As an enormous amount of data – very often personally identifiable information – continues to flow from increasingly diverse sources, companies that collect this data are responsible for protecting and using it ethically. Diverse data privacy regulations across the globe, varied individual perceptions about privacy, data migration to cloud, new legal developments, such as the Schrems II ruling, adoption of emerging technologies and so on, make data handling very complex. What’s more, COVID-19 has introduced new challenges with an unforeseen effect on the way sensitive data is collected and utilized—be it tracking people movement, sharing cross-border data such as health records and employee travel history, or accessing sensitive data beyond secure office networks. Let us see how this landscape has changed in recent times, the various impact vectors, and the different stakeholders and their contributions.
Rising scenarios of data misuse
The rising adoption of artificial intelligence (AI), accelerated digitalization spurred by the pandemic, and ever-growing social media engagement increase the risk of data misuse, making data ethics more relevant. Customers are becoming increasingly aware of their privacy rights, as they understand the implications of sharing their personal data. According to a survey by PwC, 85% of consumers do not trust companies with their data and 76% have negative views about sharing personal information with firms. Unethical data usage exploiting personal attributes like gender, age, race and location, have had legal, reputational, and financial implications on companies, and the risk is bound to increase owing to upcoming regulations across markets such as Brazil’s General Data Protection Law (LGPD), Australia’s Privacy Act, Canada’s Digital Charter Implementation Act, 2020 (DCIA), and the US’ California Privacy Rights Act (CPRA). The Facebook-Cambridge Analytica data scandal is an example of how companies can put data to wrong use and face consequences. Customers do not hesitate to switch to competition if they feel their data will be misused.
According to a report by the World Federation of Advertisers, ethics is three times more important to company trust than competence, and even a 1% increase in brand trust will drive up the market value three-fold. Firms engaging in unethical practices have to bear the cost of huge regulatory fines and long legal battles, which take a toll on a company’s brand image, customer loyalty, and trust.
Below are some scenarios that can lead to data misuse:
Complicated and lengthy privacy policies contain hidden clauses that can breach an individual’s personal space.
Companies use data for unintended or undeclared purposes such as sharing or selling data to third parties, personalized ad targeting without consent, analyzing private conversations from voice assistants, and so on.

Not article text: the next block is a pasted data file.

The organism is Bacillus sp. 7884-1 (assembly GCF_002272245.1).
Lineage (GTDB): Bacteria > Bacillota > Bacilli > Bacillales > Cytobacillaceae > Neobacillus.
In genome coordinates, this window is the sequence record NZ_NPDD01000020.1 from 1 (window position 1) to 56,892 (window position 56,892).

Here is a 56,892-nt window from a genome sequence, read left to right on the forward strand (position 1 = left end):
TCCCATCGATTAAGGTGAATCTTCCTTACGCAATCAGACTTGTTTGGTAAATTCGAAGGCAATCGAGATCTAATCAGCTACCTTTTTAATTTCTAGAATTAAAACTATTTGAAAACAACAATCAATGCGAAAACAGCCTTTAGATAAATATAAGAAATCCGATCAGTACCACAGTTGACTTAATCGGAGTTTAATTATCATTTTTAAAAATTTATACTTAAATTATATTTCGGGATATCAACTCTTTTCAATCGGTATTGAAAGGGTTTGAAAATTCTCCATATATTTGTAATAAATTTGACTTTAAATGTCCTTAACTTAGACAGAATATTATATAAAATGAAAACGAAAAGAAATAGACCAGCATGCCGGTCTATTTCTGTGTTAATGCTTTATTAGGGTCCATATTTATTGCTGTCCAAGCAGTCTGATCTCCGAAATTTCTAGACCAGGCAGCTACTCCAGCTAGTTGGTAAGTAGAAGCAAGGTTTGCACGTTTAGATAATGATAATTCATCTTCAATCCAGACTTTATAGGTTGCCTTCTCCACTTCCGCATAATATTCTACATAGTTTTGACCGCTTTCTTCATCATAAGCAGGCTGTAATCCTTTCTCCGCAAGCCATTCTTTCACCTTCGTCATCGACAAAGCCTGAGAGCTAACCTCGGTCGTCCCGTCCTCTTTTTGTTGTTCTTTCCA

As companies embrace AI-driven decisions, biased recommendations can occur due to skewed datasets, erroneous algorithms, lack of human supervision, unethical practices of developers, and more.
Lack of visibility in usage for data exchanged between governments and private firms.
Oversharing of personal data by individuals.
Widespread remote working leading to new security vulnerabilities.
To ensure data privacy, companies currently:
Take action to meet the new privacy regulations and laws but treat it as mere legal compliance
Have detailed privacy policies that are accurate by law but protect only the company
Establish and maintain data privacy and protection as IT programs
Have mandatory training programs on privacy for employees
Safeguarding against unethical data usage
While companies ensure data privacy and protection only for legal compliance, a data ethics program goes deeper and identifies what companies need to do to gain customer trust and increase brand value. Organizations that realize this have taken a number of steps such as appointing a chief data officer (CDO). The rate of CDO appointments grew from 12% in 2012 to 67.9% in 2019 and a CDO’s role as a data ethicist is gaining prominence, a 2019 survey by NewVantage Partners found. Even tech giants like Google, Amazon, and Twitter are putting data privacy at the center of their business objectives.
So, what should a data ethics program comprise?
Data ethics as a core value that ensures accountability from the leadership to the individual level
User friendly presentation of privacy policies
A responsible and explainable AI framework
Privacy frameworks that keep pace with regulations and laws
Training programs relevant to business functions and data collected
While businesses play a major role in this responsibility, governments and individuals should do their part as well to create a win-win situation.
Governments can enforce ethics by making companies abide by the law, regulate excessive data collection on the premise of the pandemic, create standard data ethics frameworks to help companies innovate without the fear of non-compliance, and raise public awareness. Individuals on their part should act responsibly when they share data on social networks or websites.
Customer trust is the cornerstone for businesses to thrive and companies should make genuine efforts for ethical data handling, to create outcomes beneficial for themselves and their customers.